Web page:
Mechanism of COVID 19 Infection
SARS-COVID 2 infection occurs due to viral transfer of droplets to the respiratory system or conjunctiva(1) .
The virus can be spread via droplets which are generated by coughs or via aerosols created during healthcare interventions such as intubation, suction, drilling and possibly nebulisers. Aerosols may also be created by coughing. Procedures that generate aerosols are referred to as Aerosol Generating Procedures (AGPs). It is not known whether ophthalmic surgery generates aerosols. A further possible means of transmission is through the faeco-oral route, this is particularly relevant as one of the symptoms of Covid-19 is diarrhoea(3).
Viral particles do not need to be directly transferred by a cough or aerosol from one individual to another. SARS-CoV-2 can persist for many days on inanimate surfaces (worktops, slit lamps, lenses, toilets). It can conceivably be re-distributed into the air if those surfaces are physically disturbed or transferred from an infected individual or contaminated surface on fingers or gloves. An alarming statistic is that normal human behaviour involves touching one’s face on average 23 times an hour and each touch has the potential to transfer infection(4). If nothing else, the importance of hand hygiene, whether with bare hands or gloves, and not touching your face cannot be over emphasised when discussing infection prevention.
Correct putting on and taking off of PPE is vital, incorrect technique is a key cause of health care worker infection. Proper procedure for removing gloves, aprons and masks must be followed and hand washing or hand sanitising must be carried out between each stage(5).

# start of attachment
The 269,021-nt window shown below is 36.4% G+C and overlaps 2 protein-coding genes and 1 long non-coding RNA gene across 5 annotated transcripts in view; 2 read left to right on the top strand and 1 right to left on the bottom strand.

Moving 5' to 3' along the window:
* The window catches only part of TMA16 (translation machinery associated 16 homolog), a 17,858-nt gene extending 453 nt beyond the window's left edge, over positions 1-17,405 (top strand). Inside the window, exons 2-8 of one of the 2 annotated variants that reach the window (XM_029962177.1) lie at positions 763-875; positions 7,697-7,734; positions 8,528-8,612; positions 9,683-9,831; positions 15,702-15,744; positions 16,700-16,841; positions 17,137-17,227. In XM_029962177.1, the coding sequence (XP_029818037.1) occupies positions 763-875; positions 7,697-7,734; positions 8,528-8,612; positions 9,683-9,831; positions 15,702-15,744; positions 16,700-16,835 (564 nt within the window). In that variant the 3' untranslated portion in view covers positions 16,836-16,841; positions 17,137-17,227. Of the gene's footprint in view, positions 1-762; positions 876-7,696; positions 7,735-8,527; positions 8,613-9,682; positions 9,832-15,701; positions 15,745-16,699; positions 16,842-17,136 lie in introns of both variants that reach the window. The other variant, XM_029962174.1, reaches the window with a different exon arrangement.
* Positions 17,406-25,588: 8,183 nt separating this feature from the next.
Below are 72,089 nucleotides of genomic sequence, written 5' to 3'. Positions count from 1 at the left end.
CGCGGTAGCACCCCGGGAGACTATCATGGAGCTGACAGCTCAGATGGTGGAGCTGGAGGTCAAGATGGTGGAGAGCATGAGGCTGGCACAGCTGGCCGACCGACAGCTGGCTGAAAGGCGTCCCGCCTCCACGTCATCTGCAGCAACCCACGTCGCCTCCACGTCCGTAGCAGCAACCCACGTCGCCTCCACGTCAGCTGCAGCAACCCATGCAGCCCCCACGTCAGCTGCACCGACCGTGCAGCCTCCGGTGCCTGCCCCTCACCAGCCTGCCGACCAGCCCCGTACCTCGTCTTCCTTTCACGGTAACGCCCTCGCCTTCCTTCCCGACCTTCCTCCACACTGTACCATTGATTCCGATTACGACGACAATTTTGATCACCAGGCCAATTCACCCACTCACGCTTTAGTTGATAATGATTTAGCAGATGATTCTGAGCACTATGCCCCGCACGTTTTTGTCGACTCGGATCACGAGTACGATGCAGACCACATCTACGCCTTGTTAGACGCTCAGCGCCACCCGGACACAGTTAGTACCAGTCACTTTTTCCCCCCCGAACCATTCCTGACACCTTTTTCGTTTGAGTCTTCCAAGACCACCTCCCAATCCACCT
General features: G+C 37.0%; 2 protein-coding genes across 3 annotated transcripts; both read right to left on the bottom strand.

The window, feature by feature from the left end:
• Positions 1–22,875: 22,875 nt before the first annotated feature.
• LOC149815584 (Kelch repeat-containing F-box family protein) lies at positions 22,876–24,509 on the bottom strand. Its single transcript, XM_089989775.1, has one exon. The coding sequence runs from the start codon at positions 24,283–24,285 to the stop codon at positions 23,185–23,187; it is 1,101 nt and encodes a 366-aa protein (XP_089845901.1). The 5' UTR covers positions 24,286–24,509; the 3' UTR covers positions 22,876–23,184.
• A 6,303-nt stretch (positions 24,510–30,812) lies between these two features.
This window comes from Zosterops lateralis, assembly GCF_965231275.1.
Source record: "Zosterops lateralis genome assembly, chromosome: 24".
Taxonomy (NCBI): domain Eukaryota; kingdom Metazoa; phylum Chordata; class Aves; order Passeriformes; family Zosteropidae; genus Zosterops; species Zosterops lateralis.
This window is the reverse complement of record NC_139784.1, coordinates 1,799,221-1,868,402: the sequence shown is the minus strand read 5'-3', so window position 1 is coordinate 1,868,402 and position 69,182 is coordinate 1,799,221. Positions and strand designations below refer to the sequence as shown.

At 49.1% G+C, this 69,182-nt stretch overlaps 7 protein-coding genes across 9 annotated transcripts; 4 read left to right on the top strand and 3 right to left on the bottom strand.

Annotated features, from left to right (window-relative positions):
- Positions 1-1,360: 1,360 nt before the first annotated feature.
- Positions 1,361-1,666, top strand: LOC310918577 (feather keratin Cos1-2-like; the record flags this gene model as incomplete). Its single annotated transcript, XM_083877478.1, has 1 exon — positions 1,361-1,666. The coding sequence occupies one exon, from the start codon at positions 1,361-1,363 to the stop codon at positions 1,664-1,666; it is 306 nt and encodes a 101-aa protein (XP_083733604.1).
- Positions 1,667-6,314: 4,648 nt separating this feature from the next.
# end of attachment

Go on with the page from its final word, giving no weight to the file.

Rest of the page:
Treat All Patients As If Infected
Many services are now advising staff that all patients should be regarded as being infected with SARS-CoV-2, whether symptomatic or not, in order to reduce the risk of cross infection. This is because there can be viral shedding for several days before patients begin displaying signs of COVID-19. Even in those infected the viral PCR tests from throat or nose swabs may only be 50-60% sensitive and so cannot be relied upon(6).
Are Ophthalmologists More at Risk?
There is a widely held belief that the intensity of initial viral inoculation may increase the severity of subsequent clinical infection. This is undoubtedly fuelled by the news of the death of Ophthalmologists and ENT Surgeons from COVID-19. We spend much of our time in close face to face contact so it is natural to be concerned that Ophthalmologists would be exposed to a higher volume of droplets. There is conflicting evidence with regards to this but a recent independent review has suggested that whilst the evidence to support this is weak a relationship cannot be ruled out. Additionally our proximity to patients, and therefore greater exposure to SARS-CoV-2 carrying droplets, cannot be denied even if a link to clinical severity has not been established. It is important that staff concern is acknowledged in order to maintain morale in the face of unclear evidence. The provision of appropriate PPE is one way to recognise such concern(7).
PPE: What and When
An important conclusion in a recent UK independent academic review is that a standard water repellent surgical mask, gloves and apron are adequate unless an AGP is being performed, in which case higher level PPE including an FFP3 respirator is required(2,9).